Tax refunds are nice, but savings provide a better payoff
Donating & deducting gifts to governments (but not the wall)

Smaller tax refunds could slow U.S. economy

Some worry that smaller refunds will be a drag on our consumer-driven economy.

There's a smidgen of good data news for the Internal Revenue Service. One category the tax agency tracks each filing season has moved into positive territory for 2019.

For the week ending Feb. 15, the number of returns that were prepared and submitted directly by taxpayers hit 21.77 million. That was 18,000 more than the third week of the 2018 filing season, or a 0.1 percent increase from last year.

Yay all y'all folks who plugged in your tax data on your own and hit send.

Unfortunately, some other categories, slipped in the third week of this filing season.

Refund numbers and dollar amounts drop again: Even more unfortunate for the Republicans who are still working to get a little love for their Tax Cuts and Jobs Act (TCJA), the number of refunds issued through Feb. 15 are down from last week's numbers, which had been catching up to 2018 filing season amounts.

The total number of refunds issued through the third week of this current filing season are 26.5 percent fewer than last year.

The number of directly deposited refunds also took a dive, dropping to 26.3 percent fewer than in the same time frame a year ago.

The dollar amounts of the refunds also continue to lag.




% Change 

Total refund amounts issued

$101.2 billion

$61.99 billion


Total refund average amount




Direct deposit amounts delivered

$97.82 billion

$59.85 billion


Direct deposit average amount




That's a lot of numbers, but after careful consideration, the By the Numbers honor this weekend goes to the $2,640 overall average tax refund amount so far for the 2019 filing season.

Refunds economic impact: One of the reasons that lower refund amount is highlighted is because it's causing some concern among market watchers.

Analysts with UBS join the IRS in tracking refund data, and the investment bank's numbers show that through Feb. 15 net tax refunds are running $11.5 billion below its forecast.

If this trend continues, 2019's smaller refunds could cause some problems for retail stocks.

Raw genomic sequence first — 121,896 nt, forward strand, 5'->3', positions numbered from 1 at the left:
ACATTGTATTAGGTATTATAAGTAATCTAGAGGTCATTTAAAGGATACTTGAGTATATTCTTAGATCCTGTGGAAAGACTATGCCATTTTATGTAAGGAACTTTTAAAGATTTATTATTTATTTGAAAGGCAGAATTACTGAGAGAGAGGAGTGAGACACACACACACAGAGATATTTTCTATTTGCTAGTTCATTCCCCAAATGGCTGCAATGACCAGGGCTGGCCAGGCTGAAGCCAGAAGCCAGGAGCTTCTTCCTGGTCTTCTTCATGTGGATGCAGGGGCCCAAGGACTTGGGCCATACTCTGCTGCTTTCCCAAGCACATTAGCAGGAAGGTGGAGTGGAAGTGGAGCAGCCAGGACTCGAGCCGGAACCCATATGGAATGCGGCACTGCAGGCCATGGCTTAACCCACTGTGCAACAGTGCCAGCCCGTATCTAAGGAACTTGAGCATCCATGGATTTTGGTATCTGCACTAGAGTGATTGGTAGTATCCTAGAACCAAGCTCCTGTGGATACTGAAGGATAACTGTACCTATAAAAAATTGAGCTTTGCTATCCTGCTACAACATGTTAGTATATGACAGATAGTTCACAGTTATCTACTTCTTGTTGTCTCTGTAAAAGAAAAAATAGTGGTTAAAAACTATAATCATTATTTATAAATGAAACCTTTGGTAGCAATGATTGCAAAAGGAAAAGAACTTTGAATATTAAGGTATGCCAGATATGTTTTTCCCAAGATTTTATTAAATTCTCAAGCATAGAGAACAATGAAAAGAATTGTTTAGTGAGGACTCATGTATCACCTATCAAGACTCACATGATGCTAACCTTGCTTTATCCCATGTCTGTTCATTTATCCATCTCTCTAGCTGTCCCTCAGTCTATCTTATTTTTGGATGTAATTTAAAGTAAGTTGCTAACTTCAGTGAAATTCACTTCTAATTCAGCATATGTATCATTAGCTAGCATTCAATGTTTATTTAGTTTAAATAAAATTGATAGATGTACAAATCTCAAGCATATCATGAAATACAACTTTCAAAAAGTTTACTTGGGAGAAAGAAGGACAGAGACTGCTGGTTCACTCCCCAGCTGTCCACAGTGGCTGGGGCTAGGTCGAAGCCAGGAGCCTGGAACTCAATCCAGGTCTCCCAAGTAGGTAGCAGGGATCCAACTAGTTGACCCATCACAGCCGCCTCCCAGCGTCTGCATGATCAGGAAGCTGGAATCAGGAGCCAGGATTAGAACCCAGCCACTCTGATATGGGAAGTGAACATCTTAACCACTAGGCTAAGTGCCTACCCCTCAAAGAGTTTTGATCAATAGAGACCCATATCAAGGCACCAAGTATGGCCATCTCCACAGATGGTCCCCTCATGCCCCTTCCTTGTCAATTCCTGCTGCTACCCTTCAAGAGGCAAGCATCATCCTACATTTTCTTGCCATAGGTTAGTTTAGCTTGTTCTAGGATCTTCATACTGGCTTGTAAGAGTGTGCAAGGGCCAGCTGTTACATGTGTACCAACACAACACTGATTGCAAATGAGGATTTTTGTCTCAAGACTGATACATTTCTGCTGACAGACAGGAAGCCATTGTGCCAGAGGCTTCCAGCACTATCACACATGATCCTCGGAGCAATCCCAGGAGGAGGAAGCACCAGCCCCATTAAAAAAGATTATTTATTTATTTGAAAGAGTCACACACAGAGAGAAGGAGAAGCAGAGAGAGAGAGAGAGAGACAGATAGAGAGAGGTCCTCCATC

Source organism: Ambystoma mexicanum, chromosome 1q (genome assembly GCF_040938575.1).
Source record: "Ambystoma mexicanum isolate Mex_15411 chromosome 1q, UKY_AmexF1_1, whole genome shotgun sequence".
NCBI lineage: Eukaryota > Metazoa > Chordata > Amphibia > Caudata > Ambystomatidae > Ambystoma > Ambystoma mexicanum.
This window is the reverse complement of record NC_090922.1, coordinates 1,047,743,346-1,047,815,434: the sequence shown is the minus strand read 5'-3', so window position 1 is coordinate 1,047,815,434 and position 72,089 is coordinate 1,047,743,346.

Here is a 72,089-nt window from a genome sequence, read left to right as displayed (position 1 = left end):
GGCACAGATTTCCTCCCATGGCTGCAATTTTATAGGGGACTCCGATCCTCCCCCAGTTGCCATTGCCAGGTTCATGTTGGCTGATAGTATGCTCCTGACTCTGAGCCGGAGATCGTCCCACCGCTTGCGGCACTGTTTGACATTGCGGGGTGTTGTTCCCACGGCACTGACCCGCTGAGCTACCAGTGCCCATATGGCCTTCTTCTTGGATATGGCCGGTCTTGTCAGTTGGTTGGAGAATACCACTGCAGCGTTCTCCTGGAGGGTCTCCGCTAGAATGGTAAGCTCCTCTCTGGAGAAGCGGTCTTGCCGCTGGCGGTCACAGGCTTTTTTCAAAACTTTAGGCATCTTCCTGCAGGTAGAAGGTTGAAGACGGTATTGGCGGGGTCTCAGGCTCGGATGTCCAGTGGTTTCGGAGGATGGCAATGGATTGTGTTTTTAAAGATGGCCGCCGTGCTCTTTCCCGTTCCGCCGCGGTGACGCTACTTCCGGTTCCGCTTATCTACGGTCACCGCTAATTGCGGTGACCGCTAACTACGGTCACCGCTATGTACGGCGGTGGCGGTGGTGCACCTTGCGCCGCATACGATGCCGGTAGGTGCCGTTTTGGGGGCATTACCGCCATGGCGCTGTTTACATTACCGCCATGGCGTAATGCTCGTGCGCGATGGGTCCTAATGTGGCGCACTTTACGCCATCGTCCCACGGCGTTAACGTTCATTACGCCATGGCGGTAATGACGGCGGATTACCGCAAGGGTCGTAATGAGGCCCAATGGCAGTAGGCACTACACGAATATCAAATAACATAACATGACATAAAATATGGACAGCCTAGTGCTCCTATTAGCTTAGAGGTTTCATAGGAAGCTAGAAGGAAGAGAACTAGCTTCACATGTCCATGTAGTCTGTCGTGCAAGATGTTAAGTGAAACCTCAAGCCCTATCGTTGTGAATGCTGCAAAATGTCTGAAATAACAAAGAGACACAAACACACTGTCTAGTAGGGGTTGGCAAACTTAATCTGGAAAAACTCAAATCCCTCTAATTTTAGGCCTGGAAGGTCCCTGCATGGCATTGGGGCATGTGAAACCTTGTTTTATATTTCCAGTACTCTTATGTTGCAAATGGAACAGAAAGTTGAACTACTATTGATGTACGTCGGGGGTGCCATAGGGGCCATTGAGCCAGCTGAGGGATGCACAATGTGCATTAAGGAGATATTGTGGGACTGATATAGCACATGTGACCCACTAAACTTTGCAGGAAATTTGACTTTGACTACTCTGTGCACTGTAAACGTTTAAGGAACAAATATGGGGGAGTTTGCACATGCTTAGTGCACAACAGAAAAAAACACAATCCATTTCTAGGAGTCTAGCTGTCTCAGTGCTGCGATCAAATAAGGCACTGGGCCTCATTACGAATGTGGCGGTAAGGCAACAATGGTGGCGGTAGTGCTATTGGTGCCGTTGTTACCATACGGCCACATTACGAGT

UBS economists had expected TCJA-produced refunds to add up to an extra $20 billion for the consumer, according to an Investor's Business Daily report.

The conventional wisdom had been that the GOP tax cuts would play out positively through this spring, with refunds propelling consumer confidence and spending through the first half of the year.

That doesn't look to be happening yet. And it's disconcerting coming on the heels of a surprisingly negative year-end retail sales report.

The Commerce Department earlier this month reported that despite the holiday shopping season, December 2018's retail sales tumbled 1.2 percent, the largest decline since September 2009 when the economy was emerging from recession. Economists had been expecting a year-end rise of 0.2 percent.

Some economists say the December numbers are blip, pointing to a total sales increase of 3.7 percent for the full October through December 2018 holiday shopping season.

But economics is not called the dismal science for nothing.

"The focus on tax refunds has only grown more important after last week's dismal December retail sales report cast some doubt on the state of the American consumer," noted Investor's Business Daily.

Delayed, not deleted: Still, there's a bit of optimism.

UBS said that despite the current data, the bank is sticking with its forecast "with hesitance." Analysts now predict the economic bump from tax refunds likely will be delayed, not deleted.

That same hope that the refund amounts will pick up is shared by taxpayers, too.

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